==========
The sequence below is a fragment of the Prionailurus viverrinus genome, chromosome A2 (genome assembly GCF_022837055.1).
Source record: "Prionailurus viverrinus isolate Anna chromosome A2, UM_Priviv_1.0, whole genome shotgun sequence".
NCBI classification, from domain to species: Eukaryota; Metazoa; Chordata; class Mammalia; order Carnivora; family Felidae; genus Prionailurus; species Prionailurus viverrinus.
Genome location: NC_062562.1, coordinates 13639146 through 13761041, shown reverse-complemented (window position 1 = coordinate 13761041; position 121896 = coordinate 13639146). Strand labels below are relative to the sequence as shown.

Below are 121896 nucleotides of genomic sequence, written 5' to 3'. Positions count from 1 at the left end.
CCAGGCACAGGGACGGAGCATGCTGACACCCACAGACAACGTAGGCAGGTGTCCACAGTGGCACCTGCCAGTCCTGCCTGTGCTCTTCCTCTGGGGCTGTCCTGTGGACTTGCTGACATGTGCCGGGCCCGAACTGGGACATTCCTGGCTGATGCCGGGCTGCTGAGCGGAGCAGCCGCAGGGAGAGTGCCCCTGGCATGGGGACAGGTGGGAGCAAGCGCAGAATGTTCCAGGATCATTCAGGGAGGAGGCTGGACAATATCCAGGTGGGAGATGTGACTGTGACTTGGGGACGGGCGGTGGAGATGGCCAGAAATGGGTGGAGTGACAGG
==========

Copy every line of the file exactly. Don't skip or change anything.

The sequence below is a fragment of the Prionailurus viverrinus genome, chromosome A2 (genome assembly GCF_022837055.1).
Source record: "Prionailurus viverrinus isolate Anna chromosome A2, UM_Priviv_1.0, whole genome shotgun sequence".
NCBI classification, from domain to species: Eukaryota; Metazoa; Chordata; class Mammalia; order Carnivora; family Felidae; genus Prionailurus; species Prionailurus viverrinus.
Genome location: NC_062562.1, coordinates 13639146 through 13761041, shown reverse-complemented (window position 1 = coordinate 13761041; position 121896 = coordinate 13639146). Strand labels below are relative to the sequence as shown.

Below are 121896 nucleotides of genomic sequence, written 5' to 3'. Positions count from 1 at the left end.
CCAGGCACAGGGACGGAGCATGCTGACACCCACAGACAACGTAGGCAGGTGTCCACAGTGGCACCTGCCAGTCCTGCCTGTGCTCTTCCTCTGGGGCTGTCCTGTGGACTTGCTGACATGTGCCGGGCCCGAACTGGGACATTCCTGGCTGATGCCGGGCTGCTGAGCGGAGCAGCCGCAGGGAGAGTGCCCCTGGCATGGGGACAGGTGGGAGCAAGCGCAGAATGTTCCAGGATCATTCAGGGAGGAGGCTGGACAATATCCAGGTGGGAGATGTGACTGTGACTTGGGGACGGGCGGTGGAGATGGCCAGAAATGGGTGGAGTGACAGG